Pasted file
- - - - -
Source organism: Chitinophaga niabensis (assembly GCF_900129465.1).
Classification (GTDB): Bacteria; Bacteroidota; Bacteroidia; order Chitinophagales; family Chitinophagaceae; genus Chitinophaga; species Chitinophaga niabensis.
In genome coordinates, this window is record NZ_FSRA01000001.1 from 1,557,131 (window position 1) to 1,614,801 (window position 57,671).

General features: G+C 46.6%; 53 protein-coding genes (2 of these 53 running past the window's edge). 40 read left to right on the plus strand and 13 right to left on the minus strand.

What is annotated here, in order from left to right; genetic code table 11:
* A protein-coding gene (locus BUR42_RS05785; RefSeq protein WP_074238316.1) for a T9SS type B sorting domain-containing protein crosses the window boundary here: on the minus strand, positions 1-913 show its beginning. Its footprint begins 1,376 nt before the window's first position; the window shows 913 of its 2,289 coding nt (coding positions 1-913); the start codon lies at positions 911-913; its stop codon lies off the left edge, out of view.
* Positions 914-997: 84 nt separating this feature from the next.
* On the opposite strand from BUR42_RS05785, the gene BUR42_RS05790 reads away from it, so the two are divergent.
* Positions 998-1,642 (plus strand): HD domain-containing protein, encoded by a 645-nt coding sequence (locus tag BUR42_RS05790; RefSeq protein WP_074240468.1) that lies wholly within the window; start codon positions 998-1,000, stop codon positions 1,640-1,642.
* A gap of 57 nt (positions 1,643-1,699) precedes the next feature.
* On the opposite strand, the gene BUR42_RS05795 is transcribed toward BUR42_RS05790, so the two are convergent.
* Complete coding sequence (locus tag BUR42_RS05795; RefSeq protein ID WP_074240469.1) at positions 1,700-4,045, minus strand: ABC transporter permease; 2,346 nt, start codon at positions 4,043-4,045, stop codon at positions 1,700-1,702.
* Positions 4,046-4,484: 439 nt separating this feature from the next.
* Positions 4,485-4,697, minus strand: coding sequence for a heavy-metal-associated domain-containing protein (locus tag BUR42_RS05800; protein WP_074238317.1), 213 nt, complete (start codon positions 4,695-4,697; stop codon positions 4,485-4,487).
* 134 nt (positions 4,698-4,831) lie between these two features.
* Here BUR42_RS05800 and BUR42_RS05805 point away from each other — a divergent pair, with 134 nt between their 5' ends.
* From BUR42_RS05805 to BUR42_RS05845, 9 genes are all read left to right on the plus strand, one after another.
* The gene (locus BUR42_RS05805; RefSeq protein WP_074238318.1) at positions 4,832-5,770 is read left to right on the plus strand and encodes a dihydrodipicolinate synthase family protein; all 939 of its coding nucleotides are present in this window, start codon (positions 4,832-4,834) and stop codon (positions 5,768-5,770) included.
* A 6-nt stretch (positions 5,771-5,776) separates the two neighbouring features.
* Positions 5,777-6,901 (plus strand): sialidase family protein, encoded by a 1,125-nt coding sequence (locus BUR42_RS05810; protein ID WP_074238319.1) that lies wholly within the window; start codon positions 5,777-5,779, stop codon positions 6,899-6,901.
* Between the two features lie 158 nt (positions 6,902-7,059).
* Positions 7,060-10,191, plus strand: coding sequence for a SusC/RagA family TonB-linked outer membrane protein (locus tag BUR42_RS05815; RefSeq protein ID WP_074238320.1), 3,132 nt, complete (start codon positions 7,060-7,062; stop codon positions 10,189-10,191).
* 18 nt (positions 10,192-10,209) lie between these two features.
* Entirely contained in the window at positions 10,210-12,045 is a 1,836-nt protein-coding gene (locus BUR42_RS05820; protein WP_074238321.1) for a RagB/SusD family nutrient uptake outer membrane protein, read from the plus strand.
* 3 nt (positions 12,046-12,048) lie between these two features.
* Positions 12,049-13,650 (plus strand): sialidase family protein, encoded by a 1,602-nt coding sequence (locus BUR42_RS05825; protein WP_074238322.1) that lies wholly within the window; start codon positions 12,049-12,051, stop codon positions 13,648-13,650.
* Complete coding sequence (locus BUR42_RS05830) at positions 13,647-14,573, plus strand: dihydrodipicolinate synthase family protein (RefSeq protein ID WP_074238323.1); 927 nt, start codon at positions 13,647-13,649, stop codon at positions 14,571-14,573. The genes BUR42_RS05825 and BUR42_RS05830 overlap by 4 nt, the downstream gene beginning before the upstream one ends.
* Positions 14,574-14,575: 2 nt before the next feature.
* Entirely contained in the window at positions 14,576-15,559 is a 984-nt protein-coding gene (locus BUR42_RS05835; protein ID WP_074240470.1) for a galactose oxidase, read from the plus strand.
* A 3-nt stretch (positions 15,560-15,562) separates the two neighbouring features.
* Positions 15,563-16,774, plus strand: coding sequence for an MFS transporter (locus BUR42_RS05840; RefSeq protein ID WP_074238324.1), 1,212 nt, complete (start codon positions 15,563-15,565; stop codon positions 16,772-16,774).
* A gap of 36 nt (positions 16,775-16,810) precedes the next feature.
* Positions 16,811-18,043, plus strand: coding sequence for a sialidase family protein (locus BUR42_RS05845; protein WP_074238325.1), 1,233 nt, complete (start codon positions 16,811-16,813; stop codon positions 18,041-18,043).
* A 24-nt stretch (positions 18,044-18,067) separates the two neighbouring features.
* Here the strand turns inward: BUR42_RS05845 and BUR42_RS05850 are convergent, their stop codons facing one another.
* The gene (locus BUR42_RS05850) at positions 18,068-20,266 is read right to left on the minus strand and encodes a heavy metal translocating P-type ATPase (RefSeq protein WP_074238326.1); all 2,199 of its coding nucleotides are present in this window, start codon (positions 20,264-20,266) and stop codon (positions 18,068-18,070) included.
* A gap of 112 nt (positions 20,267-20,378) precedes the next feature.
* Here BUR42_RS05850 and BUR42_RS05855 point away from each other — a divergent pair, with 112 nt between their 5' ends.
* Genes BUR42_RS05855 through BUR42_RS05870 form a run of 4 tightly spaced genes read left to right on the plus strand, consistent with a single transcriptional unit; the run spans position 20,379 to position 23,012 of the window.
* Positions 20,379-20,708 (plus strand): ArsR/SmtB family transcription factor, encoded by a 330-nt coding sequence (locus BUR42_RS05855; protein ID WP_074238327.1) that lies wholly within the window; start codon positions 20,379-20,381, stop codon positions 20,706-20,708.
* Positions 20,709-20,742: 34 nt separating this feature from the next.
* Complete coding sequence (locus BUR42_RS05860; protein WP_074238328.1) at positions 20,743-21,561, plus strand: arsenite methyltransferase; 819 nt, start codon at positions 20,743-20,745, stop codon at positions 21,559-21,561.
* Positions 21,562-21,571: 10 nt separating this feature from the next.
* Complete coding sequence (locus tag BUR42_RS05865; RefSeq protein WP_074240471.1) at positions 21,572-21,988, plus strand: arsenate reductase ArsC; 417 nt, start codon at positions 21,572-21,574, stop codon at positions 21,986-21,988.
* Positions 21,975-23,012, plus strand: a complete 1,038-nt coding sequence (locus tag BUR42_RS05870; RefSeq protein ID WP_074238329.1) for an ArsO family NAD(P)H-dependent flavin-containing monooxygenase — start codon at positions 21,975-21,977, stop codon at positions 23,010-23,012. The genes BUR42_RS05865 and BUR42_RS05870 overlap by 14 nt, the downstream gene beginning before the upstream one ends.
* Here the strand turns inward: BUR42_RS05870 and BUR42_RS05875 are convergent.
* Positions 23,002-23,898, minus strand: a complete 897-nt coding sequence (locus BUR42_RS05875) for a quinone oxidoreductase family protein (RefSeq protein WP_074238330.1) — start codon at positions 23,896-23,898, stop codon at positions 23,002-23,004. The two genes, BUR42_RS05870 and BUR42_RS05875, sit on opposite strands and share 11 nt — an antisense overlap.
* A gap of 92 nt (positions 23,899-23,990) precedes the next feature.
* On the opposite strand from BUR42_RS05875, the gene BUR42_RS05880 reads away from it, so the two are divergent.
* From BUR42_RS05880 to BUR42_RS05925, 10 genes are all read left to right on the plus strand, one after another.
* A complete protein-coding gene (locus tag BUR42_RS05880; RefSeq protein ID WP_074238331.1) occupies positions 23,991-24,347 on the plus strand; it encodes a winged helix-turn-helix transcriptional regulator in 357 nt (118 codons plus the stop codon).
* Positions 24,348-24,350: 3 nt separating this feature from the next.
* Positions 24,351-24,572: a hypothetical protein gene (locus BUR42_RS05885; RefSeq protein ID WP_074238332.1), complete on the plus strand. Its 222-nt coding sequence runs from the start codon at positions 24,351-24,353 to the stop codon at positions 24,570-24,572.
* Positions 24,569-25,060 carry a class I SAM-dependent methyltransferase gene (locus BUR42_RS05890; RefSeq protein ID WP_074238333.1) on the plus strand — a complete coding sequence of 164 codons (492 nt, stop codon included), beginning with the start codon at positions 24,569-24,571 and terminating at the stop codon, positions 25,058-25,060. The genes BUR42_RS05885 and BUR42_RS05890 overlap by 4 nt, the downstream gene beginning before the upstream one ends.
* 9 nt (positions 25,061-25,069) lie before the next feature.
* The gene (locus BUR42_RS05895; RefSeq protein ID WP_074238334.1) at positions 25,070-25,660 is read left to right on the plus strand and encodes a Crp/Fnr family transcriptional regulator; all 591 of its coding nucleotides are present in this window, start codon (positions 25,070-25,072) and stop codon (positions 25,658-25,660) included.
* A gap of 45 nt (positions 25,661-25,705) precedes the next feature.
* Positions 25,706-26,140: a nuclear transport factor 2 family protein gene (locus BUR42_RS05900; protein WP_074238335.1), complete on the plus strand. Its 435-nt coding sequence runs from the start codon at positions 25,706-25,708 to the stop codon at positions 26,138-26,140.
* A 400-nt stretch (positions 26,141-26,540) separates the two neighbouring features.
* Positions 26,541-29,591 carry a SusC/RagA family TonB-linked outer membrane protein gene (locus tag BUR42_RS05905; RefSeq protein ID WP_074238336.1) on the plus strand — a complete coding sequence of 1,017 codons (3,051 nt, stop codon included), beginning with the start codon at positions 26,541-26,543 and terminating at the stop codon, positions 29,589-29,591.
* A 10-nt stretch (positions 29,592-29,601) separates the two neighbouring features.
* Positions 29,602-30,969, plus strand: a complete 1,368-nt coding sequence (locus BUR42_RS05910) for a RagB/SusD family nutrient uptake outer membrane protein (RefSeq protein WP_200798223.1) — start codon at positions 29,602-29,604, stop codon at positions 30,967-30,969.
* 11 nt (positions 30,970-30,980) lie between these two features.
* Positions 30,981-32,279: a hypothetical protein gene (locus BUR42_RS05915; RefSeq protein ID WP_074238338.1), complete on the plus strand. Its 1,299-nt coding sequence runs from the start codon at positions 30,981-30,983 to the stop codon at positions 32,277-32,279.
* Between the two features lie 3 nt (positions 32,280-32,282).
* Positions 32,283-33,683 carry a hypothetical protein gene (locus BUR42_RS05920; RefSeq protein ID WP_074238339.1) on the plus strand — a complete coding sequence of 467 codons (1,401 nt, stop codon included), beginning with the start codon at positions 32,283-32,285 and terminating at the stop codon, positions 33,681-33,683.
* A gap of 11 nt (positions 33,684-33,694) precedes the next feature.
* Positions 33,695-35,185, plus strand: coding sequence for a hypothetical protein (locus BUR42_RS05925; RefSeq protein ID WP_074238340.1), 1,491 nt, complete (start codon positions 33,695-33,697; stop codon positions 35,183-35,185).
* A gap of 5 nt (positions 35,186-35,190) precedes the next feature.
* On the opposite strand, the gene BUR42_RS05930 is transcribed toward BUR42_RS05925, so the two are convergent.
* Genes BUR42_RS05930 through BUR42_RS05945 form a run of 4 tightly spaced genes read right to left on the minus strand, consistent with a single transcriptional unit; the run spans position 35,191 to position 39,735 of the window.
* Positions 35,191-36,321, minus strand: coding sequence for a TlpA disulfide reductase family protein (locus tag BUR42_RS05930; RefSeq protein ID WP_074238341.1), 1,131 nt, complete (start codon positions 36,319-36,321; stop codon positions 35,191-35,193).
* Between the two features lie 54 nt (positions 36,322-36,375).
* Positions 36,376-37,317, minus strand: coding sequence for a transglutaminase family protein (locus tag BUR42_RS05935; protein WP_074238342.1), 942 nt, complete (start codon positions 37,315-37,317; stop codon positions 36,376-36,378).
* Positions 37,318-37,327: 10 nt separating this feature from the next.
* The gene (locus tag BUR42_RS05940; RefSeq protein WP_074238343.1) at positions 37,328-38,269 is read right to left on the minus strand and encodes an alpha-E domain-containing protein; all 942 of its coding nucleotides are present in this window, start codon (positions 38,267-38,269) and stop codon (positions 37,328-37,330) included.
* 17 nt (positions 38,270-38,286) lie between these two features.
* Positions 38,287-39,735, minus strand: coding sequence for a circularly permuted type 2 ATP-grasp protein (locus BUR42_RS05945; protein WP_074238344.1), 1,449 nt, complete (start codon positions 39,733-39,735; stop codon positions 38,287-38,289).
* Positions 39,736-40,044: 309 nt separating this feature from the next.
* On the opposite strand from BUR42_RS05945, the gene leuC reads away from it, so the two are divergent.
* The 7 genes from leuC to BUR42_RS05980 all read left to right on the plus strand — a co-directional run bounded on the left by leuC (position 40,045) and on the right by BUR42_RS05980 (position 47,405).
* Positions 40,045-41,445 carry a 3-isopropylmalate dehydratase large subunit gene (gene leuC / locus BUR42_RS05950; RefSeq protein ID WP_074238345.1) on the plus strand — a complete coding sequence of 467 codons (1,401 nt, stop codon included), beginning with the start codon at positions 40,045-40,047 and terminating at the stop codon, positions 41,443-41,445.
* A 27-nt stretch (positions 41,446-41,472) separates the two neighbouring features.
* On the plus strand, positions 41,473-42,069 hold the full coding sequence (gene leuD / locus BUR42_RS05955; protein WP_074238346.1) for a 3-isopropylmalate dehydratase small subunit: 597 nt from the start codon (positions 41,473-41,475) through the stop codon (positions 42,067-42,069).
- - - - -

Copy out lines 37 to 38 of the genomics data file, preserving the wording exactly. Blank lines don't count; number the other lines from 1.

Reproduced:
* A gap of 112 nt (positions 20,267-20,378) precedes the next feature.
* Here BUR42_RS05850 and BUR42_RS05855 point away from each other — a divergent pair, with 112 nt between their 5' ends.